Finance

How to have a financial glow up during self isolation

If there is one small positive that has come out of the whole world being on lockdown, it’s that it has made us all think long and hard about what really matters to us. It has also been a real lesson for just how frugal we can be, when required.

Do we really need to buy take away food every day for lunch? Is a gym membership really necessary when we could go to the park and do stretches three times a week? Do we actually need an international holiday every year, or could we explore our own backyard some more? Is bread making really that hard?

So, while we’re all hoping that social-distancing measures will be relaxed in the coming months, maybe some things shouldn’t ever go back to ‘normal’.

If you’re looking to use the time in isolation to really get a handle on your money and undergo a financial glow-up transformation, here’s how:

  1. Create a budget

What better way to use your social distancing time than to whip your finances into shape and create a budget for yourself?

Start by figuring out how you are going to keep track of your budget – do you want to note it all down in a notebook or are you a spreadsheet lover? Maybe you want to get techy and download a budgeting app? Whatever you choose, make sure it’s something that works for you.

Next figure out a timeframe for your budget. Do you want to work out your budget monthly or weekly? This will usually be determined by how often you get paid.

Then think about what expenses you can’t change and what expenses you can. For instance, rent or home loan repayments may be something you can’t change, but you could switch to a cheaper mobile phone plan or review how much you spend on takeaway food.

Once you’ve reviewed all your outgoings, it should be easier to work out where you can cut back and what kind of budget you can, realistically, stick to.

  1. Rejuvenate your savings stash!

With COVID-19 stretching economies all over the world, now is as good a time as any to set yourself up an emergency savings fund.

This is exactly what it sounds like – an extra pot of money, put aside for a rainy day. It’s useful to have so that if you do find yourself in a financial crisis, you don’t have to resort to taking out a loan or relying on a credit card to see you through.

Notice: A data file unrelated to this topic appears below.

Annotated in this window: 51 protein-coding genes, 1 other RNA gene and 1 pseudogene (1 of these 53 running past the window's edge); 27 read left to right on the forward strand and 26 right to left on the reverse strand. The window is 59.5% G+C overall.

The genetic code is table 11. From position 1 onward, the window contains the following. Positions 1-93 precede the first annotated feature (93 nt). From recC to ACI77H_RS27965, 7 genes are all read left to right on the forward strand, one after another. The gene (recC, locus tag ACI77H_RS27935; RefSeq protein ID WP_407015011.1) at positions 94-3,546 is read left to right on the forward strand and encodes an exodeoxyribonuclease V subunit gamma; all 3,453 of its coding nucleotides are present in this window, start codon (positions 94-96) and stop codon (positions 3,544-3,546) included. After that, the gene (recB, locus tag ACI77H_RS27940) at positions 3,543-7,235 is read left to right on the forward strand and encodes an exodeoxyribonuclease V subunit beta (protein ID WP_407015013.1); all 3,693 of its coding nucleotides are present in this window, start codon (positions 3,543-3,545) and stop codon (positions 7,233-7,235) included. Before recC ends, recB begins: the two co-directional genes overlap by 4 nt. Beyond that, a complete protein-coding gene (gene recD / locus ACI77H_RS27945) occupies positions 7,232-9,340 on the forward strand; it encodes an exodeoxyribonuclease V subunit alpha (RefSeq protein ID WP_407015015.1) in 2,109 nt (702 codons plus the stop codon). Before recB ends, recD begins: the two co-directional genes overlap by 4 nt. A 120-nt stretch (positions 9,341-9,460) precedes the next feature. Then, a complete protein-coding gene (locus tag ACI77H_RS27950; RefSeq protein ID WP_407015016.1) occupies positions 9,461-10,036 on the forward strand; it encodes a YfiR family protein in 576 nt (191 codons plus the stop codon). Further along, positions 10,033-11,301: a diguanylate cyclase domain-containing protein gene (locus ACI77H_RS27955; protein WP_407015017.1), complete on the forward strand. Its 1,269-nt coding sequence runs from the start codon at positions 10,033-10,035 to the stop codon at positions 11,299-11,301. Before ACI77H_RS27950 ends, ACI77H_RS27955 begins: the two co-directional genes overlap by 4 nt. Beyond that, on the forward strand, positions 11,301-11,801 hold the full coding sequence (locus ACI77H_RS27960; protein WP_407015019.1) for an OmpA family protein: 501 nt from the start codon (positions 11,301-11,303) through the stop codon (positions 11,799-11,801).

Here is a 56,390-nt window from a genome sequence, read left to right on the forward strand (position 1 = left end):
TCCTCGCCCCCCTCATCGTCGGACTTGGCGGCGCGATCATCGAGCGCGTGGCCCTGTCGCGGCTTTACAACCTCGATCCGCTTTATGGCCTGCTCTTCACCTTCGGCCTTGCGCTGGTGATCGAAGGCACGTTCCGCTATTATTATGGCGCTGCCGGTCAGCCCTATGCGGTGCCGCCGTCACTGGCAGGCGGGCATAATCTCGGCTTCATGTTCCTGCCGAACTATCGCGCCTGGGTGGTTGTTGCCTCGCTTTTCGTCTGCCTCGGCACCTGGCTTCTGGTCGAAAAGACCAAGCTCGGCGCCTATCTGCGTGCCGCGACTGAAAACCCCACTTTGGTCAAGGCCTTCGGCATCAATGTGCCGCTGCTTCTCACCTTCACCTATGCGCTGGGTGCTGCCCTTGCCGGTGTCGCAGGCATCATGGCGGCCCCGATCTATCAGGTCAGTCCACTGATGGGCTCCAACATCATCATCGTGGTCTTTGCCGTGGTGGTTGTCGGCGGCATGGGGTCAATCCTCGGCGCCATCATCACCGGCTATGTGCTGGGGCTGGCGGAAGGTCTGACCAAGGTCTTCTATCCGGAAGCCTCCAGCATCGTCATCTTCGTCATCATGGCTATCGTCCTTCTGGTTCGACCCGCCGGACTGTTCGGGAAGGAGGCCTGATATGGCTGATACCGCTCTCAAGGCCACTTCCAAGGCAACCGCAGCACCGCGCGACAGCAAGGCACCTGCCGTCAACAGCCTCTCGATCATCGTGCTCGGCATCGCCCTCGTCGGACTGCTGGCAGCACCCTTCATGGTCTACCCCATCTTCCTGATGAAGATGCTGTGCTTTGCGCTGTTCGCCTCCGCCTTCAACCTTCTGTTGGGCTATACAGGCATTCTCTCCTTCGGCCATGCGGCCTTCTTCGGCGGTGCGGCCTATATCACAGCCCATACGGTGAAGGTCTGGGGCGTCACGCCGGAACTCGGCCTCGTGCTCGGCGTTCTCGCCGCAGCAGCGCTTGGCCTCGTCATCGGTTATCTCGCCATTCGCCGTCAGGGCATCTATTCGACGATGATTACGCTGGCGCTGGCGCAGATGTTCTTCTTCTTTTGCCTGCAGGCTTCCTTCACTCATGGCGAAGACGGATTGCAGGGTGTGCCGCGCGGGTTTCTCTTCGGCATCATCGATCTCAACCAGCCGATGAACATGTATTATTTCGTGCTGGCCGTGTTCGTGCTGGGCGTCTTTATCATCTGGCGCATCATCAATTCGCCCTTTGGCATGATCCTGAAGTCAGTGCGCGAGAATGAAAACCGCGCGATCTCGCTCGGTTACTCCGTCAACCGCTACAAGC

So how do you get into the habit of stashing your cash? The trick is to pay yourself first. Set up an automatic transfer from your everyday account to your savings account, timed to go out immediately after you get paid. That way you’ll be less tempted to hit the shops and spend all your hard earned money straight away.

  1. Review your household expenses

One of the traps we often fall into in our usual 9 till 5 lives is that we’re always too busy or too tired to review what we’re actually paying for when it comes to household expenses. So while life is a bit slower it is a good time to review all of your outgoings.

In fact, this is something that you should probably get into the habit of doing every 12 months, to make sure you’re still getting the best deal on all your services. Areas for you to review and possibly save some money by switching include:

  • Energy bills, gas and electricity
  • Internet and mobile phone bills
  • Home and contents insurance policies
  • Car insurance
  • Loans and credit card repayments

You could even think about adopting some energy-saving habits while you’re at home, like washing your clothes at lower temperatures, line drying instead of tumble drying, switching off appliances and electronics when not in use and changing your old halogen bulbs for LEDs or CFLs.

  1. Cancel unwanted subscriptions

If you have any subscriptions that you no longer use then now might be the time to cancel them.

Think streaming services that you don’t use that much, cloud space you no longer need or even a job seeking website that’s no longer relevant to you. If you’re paying a monthly subscription to something you don’t use, then now is the perfect time to send out those emails or make those calls and save yourself a bit of money.

A quick look through your bank statements will help you to spot any outdated subscription services or odd little payments you’ve forgotten about.

  1. Brush up on your money know-how

To truly give your finances a glow up that lasts well beyond COVID-19, use this time to brush up on your general money know-how.

This could simply be refreshing your knowledge on finance terms, such as the difference between a fixed interest rate and a variable interest rate, or it could be understanding what different fees come with your transaction account or even your credit card.

If you know what fees you’re being charged and what interest rates you’re paying, you’ll be able to spot a better deal when you see one or be more confident in haggling for a better deal when it comes time to renew your accounts.

About the Author

As a money writer for financial comparison website mozo.com.au, Tara knows that finance can be a bit of a dry topic, which is why she’s made it her mission to make reading about money and banking more interesting for everyone. Tara is always looking to write informative content, so that ordinary people can make smarter decisions when it comes to money.